Microstructural, chemical and isotopic evidence for the origin of late neolithic leather recovered from an ice field in the Swiss Alps

Spangenberg, Jorge E.; Ferrer, Montserrat; Tschudin, Pascal; Volken, Marquita; Hafner, Albert (2010). Microstructural, chemical and isotopic evidence for the origin of late neolithic leather recovered from an ice field in the Swiss Alps. Journal of archaeological science, 37, pp. 1851-1865. Elsevier

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Archaeological leather samples recovered from the ice field at the Schnidejoch Pass (altitude 2756 m amsl) in the western Swiss Alps were studied using optical, chemical molecular and isotopic (δ13C and δ15N of the bulk leather, and compound-specific δ13C analyses of the organic-solvent extracted fatty acids) methods to obtain insight into the origin of the leather and ancient tanning procedures. For comparison, leathers from modern native animals in alpine environment (red deer, goat, sheep, chamois, and calf/cow) were analyzed using the same approach. Optical and electron microscopically comparisons of Schnidejoch and modern leathers showed that the gross structure (pattern of collagen fibrils and intra-fibrils material) of archaeological leather had survived essentially intact for five millennia. The SEM studies of the hairs from the most important archaeological find, a Neolithic leather legging, show a wave structure of the hair cuticle, which is a diagnostic feature for goatskins. The variations of the bulk δ13C and δ15N values, and δ13C values of the main fatty acids are within the range expected for pre-industrial temperate C3 environment. The archaeological leather samples contain a mixture of indigenous (from the animal) and exogenous plant/animal lipids. An important amount of waxy n-alkanes, n-alkan-1-ols and phytosterols (β-sitosterol, sitostanol) in all samples, and abundant biomarker of conifers (nonacosan-10-ol) in the legging leathers clearly indicate that the Neolithic people were active in a subalpine coniferous forest, and that they used an aqueous extract of diverse plant material for tanning leather.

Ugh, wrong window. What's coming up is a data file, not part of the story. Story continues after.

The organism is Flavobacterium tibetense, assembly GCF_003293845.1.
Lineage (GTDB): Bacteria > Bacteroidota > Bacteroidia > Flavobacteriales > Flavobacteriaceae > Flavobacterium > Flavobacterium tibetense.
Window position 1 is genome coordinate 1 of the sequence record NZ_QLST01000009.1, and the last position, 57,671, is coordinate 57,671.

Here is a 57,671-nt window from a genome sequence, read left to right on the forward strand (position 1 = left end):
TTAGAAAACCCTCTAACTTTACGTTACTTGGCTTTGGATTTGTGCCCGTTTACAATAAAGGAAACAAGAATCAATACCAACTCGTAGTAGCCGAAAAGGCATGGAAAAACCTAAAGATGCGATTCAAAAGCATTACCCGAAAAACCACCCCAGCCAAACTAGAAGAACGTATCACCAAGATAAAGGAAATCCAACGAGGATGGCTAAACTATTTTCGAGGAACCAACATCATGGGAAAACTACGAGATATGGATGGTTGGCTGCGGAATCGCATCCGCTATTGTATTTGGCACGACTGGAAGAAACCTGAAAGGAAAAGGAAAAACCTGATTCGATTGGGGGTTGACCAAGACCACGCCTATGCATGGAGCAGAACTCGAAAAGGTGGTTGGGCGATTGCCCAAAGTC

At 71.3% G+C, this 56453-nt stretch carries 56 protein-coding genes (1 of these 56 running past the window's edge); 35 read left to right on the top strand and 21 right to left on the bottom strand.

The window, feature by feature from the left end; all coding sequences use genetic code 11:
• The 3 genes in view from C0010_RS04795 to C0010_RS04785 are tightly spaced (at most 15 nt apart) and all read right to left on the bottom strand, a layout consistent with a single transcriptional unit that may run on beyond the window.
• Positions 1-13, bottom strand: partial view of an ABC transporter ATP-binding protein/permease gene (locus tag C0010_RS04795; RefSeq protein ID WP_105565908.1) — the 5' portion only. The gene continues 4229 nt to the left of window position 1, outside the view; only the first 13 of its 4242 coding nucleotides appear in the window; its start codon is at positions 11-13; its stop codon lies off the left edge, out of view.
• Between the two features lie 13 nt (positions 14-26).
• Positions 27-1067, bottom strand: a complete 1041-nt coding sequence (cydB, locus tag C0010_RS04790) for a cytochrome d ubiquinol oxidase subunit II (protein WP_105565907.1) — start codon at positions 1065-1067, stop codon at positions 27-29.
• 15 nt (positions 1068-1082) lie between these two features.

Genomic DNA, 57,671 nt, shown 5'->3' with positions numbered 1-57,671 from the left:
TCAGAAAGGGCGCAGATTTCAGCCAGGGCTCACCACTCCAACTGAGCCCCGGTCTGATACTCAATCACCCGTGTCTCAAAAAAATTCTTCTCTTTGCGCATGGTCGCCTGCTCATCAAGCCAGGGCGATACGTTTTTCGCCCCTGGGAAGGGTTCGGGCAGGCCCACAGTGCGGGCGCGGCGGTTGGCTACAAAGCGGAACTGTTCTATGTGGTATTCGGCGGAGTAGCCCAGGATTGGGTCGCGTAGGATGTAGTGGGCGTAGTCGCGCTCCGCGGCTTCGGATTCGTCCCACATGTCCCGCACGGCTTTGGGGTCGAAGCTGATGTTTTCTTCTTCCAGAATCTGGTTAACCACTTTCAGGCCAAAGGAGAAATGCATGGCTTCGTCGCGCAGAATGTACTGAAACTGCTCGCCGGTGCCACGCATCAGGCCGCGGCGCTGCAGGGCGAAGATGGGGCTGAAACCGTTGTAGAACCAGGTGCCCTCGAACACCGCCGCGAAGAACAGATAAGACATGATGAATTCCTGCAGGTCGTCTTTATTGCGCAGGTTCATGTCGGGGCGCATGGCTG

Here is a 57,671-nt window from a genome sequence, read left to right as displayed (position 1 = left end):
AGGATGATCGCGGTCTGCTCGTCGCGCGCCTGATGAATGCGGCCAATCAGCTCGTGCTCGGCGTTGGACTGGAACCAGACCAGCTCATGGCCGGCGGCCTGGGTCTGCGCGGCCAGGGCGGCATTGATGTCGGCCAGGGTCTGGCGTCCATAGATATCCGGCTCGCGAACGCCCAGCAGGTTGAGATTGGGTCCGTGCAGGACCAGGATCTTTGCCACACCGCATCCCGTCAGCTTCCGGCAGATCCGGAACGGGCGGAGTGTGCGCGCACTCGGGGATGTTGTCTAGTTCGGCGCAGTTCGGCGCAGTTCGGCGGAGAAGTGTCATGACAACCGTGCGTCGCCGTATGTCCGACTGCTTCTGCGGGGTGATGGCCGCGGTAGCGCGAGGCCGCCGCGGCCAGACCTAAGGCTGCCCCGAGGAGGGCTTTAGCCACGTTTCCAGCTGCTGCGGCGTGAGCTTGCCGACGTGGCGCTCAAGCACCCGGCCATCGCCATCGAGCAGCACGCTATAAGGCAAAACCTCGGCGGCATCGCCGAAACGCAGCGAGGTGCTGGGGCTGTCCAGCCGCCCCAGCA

Item Type:

Journal Article (Original Article)


06 Faculty of Humanities > Department of History and Archaeology > Institute of Archaeological Sciences > Pre- and Early History

UniBE Contributor:

Hafner, Albert


900 History > 930 History of ancient world (to ca. 499)








Albert Hafner-Lafitte

Date Deposited:

03 Oct 2014 09:46

Last Modified:

05 Dec 2022 14:37





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